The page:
So, if we all have pandemic boredom, I am thinking it must be pretty difficult for us to listen to a prophet. What is the message that John the Baptist can give us in these very difficult times? Or as Dr. Adam Grant, the organizational psychologist said: “The last thing needed in a pandemic is a country of people too bored to pay attention and take action.” When I read those words, I must admit it had some resonance with me, too. We are all very weary – weary of being worried, weary of having to social distance, weary of not seeing each other’s faces, weary of the hugs we missed and the special occasions that passed us by unobserved. And with weariness comes malaise, sadness, and for many people anxiety, anguish and possibly depression. How can we spiritually prepare for the birth of Jesus as well as the promise of the realization of God’s kingdom of heaven on earth at a time so fraught with things that weight so heavily on our spirits? Thankfully, today’s readings offer us many lifelines.  

We hear in our reading from Paul’s letter to the Philippians (4:4-7) the very comforting and important words that say: “Let your gentleness be known to everyone. The Lord is near. Do not worry about anything, but in everything by prayer and supplication with thanksgiving let your requests be made known to God. And the peace of God, which surpasses all understanding, will guard your hearts and your minds in Christ Jesus.” For those of us that have a faith in the never ending, always present, unconditional love of God, we hear that our God is one that will always be near us to calm our fears, and that the peace of God surpasses all understanding including that of our human minds which are limited while God’s is unlimited. In our Canticle 9 from the Isaiah (12:2-6), we heard: “Surely it is God that saves me, I will trust in him and not be afraid. For the Lord is my stronghold and my sure defense and he shall be my Savior.” Again, we hear more comforting words that assures us that we will always have the protection of a God who defends us and is our sure defense in times of greatest danger. Those of us with faith have the best protection we could possibility have against the boring apocalypse that threatens us each day, and that is to find peace in the knowledge of the love of God for us and for God’s people. John’s prophesy calls us to be alive to the world around us, and to not be complacent to those who are in need, the most vulnerable. When the people ask John over and over again – what should we do? – what should we do? -- his answer is to do what would be most pleasing to God – to help clothe the poor, to feed the hungry, and to not be guided by money, greed or power. There is no time for boredom in the work we all must to do hasten the kingdom of heaven on earth.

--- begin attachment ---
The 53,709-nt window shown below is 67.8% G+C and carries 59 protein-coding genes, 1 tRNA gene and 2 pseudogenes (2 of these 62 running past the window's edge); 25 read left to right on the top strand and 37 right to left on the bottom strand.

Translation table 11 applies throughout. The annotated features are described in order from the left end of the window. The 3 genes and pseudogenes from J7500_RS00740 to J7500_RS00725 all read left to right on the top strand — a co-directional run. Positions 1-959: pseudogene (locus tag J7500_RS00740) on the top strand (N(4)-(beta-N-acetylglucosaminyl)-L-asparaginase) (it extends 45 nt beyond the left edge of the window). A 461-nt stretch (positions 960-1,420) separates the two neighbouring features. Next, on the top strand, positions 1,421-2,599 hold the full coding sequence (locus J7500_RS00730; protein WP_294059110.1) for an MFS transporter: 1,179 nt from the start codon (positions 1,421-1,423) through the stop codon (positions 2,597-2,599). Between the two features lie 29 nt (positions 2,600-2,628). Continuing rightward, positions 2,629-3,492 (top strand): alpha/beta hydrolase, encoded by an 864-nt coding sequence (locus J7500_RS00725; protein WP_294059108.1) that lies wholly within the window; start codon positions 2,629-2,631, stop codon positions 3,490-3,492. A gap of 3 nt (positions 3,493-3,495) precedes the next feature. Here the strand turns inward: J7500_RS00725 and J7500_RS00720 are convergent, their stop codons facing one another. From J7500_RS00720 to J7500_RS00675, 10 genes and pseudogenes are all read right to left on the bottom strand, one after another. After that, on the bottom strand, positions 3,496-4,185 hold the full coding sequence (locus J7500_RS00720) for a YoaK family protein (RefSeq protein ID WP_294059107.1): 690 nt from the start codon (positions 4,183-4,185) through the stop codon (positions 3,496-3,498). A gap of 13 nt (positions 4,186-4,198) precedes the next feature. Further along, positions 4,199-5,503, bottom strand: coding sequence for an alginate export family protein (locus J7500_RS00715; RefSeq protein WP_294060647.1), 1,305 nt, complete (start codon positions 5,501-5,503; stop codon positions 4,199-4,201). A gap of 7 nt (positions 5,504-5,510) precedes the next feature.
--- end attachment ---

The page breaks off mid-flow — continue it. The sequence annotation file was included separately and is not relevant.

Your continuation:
In Advent, we prepare for Jesus – the one who was born in a stable, in a manger, both human and God who came to bring peace to all humankind. And, in Advent, we also prepare for Jesus, our Savior, who will come again, to bring to fulfillment the kingdom of God. And when, in the mystery of our faith, we say: “Christ has died, Christ is risen, Christ will come again,” we proclaim a truth that is so wide, so beautiful, so unlike a boring apocalypse, that our only response is to stand in awe and gratitude to the one eternal God who was, and is, and is to come. Amen.         1